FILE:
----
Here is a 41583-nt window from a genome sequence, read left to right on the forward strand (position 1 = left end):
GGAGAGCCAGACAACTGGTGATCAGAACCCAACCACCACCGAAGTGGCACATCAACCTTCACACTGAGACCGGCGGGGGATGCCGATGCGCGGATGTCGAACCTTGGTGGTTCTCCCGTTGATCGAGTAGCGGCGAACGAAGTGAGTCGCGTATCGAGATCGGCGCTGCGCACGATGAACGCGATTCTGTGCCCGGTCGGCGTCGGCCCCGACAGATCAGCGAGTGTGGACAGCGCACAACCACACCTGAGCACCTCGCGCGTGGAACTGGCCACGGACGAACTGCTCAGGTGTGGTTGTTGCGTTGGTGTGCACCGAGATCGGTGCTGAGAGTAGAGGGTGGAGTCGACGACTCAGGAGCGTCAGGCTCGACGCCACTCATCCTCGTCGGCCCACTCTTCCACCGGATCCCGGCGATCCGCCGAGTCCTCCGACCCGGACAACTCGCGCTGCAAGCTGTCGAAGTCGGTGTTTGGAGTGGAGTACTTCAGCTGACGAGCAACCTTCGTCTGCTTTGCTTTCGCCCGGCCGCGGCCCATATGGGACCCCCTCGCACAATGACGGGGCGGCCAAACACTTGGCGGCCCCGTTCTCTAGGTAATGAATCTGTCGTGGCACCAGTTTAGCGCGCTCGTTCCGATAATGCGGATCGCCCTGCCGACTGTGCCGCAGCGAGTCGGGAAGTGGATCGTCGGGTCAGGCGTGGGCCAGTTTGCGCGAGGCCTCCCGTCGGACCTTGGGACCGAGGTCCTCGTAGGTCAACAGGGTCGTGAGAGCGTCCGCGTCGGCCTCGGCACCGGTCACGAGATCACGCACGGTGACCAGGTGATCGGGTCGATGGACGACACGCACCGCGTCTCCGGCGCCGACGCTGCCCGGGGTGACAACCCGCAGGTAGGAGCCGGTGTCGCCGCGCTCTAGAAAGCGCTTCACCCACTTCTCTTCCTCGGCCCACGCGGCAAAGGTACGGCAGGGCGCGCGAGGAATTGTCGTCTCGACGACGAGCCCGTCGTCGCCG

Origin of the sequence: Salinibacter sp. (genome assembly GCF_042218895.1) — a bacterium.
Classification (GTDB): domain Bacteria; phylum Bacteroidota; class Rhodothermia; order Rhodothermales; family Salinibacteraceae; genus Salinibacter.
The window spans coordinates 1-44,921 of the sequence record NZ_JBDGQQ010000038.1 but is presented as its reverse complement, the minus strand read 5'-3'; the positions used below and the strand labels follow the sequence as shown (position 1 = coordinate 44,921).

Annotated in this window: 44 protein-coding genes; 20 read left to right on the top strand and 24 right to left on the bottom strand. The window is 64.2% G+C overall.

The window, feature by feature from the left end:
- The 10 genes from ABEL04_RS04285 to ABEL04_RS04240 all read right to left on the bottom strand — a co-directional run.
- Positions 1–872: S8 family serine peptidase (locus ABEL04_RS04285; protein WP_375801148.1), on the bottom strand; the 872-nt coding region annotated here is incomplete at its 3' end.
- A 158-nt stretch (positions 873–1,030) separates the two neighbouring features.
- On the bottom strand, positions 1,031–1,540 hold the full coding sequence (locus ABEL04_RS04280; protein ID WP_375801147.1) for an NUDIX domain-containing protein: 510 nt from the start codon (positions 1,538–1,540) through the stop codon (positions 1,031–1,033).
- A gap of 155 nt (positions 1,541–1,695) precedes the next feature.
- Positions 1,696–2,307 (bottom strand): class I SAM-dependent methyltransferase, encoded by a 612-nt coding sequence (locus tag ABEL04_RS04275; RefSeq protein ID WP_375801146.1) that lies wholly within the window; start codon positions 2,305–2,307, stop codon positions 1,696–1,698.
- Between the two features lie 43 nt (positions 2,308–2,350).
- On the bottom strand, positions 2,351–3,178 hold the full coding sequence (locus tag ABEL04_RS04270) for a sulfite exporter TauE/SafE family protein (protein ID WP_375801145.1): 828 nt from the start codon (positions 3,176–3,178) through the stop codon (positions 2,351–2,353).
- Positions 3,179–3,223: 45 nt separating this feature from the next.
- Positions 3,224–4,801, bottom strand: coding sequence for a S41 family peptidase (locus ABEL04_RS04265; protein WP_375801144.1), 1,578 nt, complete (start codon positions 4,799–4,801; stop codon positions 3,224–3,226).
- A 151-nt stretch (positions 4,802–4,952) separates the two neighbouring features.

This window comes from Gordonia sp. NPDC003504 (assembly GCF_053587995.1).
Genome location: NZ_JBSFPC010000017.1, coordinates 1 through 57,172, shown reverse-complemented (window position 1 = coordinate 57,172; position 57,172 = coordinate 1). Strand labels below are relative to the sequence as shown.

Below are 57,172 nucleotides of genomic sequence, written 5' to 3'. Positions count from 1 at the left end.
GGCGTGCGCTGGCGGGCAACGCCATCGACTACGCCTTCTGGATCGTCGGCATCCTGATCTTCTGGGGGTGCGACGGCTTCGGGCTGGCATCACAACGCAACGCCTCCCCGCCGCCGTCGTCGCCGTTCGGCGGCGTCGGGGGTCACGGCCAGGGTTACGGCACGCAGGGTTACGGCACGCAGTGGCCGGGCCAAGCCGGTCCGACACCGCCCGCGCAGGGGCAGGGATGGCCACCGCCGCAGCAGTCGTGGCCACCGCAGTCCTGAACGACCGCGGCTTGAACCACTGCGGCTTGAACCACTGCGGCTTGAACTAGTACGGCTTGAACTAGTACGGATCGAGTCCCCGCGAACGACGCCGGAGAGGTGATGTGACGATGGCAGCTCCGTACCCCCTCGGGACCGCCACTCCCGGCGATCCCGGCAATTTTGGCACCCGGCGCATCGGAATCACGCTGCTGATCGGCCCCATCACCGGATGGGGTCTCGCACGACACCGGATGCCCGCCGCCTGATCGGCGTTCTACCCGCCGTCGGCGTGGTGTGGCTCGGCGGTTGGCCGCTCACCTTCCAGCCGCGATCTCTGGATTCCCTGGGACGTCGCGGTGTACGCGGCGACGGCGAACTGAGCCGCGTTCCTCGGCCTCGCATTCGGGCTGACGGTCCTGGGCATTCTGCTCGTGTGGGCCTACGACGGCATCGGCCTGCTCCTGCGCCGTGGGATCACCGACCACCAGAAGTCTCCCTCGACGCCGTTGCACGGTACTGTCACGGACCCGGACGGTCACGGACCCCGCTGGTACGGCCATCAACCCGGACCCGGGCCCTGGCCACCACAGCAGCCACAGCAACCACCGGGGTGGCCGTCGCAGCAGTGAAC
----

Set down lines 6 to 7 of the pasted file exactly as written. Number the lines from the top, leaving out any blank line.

Annotated in this window: 44 protein-coding genes; 20 read left to right on the top strand and 24 right to left on the bottom strand. The window is 64.2% G+C overall.

The window, feature by feature from the left end: